For purposes of the reduced maximum exclusion by reason of unforeseen circumstances, the temporary regulations provide that a qualified individual includes the taxpayer, the taxpayer’s spouse, a co-owner of the residence, and a person whose principal place of abode is in the same household as the taxpayer.

A commentator suggested that the unforeseen circumstances exception should be limited to events involving only the taxpayer and the taxpayer’s spouse. The commentator stated that, under this narrower exception, a safe harbor for death would be unnecessary because little, if any, gain would result as a consequence of the step-up in basis provisions of the Code. The commentator also asserted that the safe harbor for involuntary conversions is redundant and unnecessary because section 1033 already provides for non-recognition of gain in such circumstances.

The final regulations do not adopt these comments. The inclusion in the safe harbors of events affecting co-owners and co-inhabitants is appropriate because these events may affect the taxpayer’s ability to pay housing costs. The involuntary conversion safe harbor is also appropriate, as both the non-recognition provisions of section 1033 and the exclusion provisions of section 121 may apply to a conversion of property. See section 121(d)(5).

The temporary regulations provide that unforeseen circumstances include events determined by the Commissioner to be unforeseen circumstances to the extent provided in published guidance of general applicability or in a ruling directed to a specific taxpayer. The final regulations clarify that taxpayers may rely on only those determinations made by the Commissioner in published guidance of general applicability. A ruling directed to a specific taxpayer does not establish a safe harbor of general applicability.

3. Health Exception

The temporary regulations provide that a sale or exchange of a residence is by reason of health if the primary reason for the sale or exchange is to obtain, provide, or facilitate the diagnosis, cure, mitigation, or treatment of disease, illness, or injury of a qualified individual, or to obtain or provide medical or personal care for a qualified individual suffering from a disease, illness, or injury. A sale or exchange that is merely beneficial to the general health or well-being of the individual is not a sale or exchange by reason of health. This definition is based on the definition of medical care under section 213.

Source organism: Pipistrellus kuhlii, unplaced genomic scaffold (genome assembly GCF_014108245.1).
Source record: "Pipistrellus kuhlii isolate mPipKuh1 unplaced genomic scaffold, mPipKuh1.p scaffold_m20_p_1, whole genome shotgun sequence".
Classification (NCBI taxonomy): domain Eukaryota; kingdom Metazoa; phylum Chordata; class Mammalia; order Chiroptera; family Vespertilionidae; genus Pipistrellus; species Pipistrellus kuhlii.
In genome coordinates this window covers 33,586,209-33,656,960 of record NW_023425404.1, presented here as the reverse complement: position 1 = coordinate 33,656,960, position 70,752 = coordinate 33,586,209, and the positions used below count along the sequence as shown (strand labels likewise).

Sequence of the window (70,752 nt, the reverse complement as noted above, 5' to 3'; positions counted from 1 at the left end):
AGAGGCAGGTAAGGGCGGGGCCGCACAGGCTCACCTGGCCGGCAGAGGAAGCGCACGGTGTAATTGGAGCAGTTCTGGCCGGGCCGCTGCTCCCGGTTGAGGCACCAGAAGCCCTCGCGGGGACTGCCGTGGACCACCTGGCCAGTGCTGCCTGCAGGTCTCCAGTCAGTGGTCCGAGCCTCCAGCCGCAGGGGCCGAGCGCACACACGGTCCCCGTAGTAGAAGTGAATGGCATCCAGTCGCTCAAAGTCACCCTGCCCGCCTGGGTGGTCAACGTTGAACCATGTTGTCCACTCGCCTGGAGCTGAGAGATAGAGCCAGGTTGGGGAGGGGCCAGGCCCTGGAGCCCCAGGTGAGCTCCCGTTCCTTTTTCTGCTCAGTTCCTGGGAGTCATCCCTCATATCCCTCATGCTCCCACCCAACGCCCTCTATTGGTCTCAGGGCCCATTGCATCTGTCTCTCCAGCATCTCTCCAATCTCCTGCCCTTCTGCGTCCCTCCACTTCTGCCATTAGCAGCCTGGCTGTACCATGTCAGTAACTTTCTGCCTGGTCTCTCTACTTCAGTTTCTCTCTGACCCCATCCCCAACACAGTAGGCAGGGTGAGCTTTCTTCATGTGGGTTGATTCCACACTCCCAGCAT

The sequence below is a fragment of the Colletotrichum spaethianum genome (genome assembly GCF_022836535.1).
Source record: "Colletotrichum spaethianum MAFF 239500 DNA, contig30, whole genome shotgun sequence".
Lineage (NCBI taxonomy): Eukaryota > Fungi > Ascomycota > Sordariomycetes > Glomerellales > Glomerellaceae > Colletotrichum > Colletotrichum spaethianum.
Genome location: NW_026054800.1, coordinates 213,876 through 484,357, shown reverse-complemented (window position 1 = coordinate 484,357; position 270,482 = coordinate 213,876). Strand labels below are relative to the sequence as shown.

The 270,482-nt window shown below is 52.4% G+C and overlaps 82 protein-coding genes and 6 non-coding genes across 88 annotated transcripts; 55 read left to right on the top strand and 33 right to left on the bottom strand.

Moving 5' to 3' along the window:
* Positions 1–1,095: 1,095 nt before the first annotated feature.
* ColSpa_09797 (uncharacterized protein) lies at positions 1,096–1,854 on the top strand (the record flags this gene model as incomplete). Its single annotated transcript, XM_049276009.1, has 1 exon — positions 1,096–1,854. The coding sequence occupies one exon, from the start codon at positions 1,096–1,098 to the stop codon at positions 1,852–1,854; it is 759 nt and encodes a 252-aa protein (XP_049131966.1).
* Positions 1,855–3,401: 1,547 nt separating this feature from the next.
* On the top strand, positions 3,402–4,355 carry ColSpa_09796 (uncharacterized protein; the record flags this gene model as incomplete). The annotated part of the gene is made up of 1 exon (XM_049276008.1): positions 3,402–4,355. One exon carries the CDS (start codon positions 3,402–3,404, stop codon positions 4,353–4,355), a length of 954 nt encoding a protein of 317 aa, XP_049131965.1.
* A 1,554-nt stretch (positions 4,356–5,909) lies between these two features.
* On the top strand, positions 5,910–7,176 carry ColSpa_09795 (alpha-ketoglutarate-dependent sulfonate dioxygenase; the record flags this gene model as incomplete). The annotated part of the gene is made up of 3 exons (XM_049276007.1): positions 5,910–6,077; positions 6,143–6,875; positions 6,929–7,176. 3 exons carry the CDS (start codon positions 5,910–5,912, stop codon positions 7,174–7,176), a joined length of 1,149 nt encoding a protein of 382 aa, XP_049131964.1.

A commentator suggested eliminating the term diagnosis from the definition of sale or exchange by reason of health because taxpayers rarely would sell a residence merely to obtain a diagnosis of a disease, illness, or injury. The final regulations do not adopt this suggestion because, while such sales are likely to be uncommon, they may occur. In addition, retaining diagnosis in the general definition of sale or exchange by reason of health maintains uniformity with the definition of medical care under section 213 and reduces complexity.

4. Statute of Limitations

A commentator suggested that the regulations should clarify that, under section 6501, the statute of limitations on assessments arising from the use of the exclusion begins to run from the filing date for the year of the sale or exchange. The final regulations do not address this issue because the issue is well-settled by statute and rules regarding the statute of limitations on assessments are outside the scope of these regulations.

5. Military Exception

Numerous commentators suggested that members of the uniformed services should be accorded a special exception to the use requirement because they are often required to be away from home for extended periods of time and unable to use a property as their principal residence for at least two years during the five-year period prior to a sale or exchange. The final regulations reflect enactment of the Military Family Tax Relief Act of 2003 Public Law 108-121, section 101 (117 Stat. 1335) (MFTRA). The MFTRA amends section 121 to provide that a taxpayer serving (or whose spouse is serving) on qualified official extended duty as a member of the uniformed services or Foreign Service may elect to suspend the running of the 5-year period for up to 10 years. The election may be made with respect to only one property at a time.